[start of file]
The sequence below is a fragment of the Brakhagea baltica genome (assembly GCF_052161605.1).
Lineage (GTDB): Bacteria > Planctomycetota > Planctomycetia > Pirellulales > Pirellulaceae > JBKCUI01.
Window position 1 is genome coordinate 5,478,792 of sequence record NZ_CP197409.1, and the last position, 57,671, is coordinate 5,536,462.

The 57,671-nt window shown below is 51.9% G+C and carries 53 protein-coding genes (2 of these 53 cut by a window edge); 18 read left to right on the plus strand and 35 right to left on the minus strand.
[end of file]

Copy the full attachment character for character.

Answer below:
The sequence below is a fragment of the Brakhagea baltica genome (assembly GCF_052161605.1).
Lineage (GTDB): Bacteria > Planctomycetota > Planctomycetia > Pirellulales > Pirellulaceae > JBKCUI01.
Window position 1 is genome coordinate 5,478,792 of sequence record NZ_CP197409.1, and the last position, 57,671, is coordinate 5,536,462.

The 57,671-nt window shown below is 51.9% G+C and carries 53 protein-coding genes (2 of these 53 cut by a window edge); 18 read left to right on the plus strand and 35 right to left on the minus strand.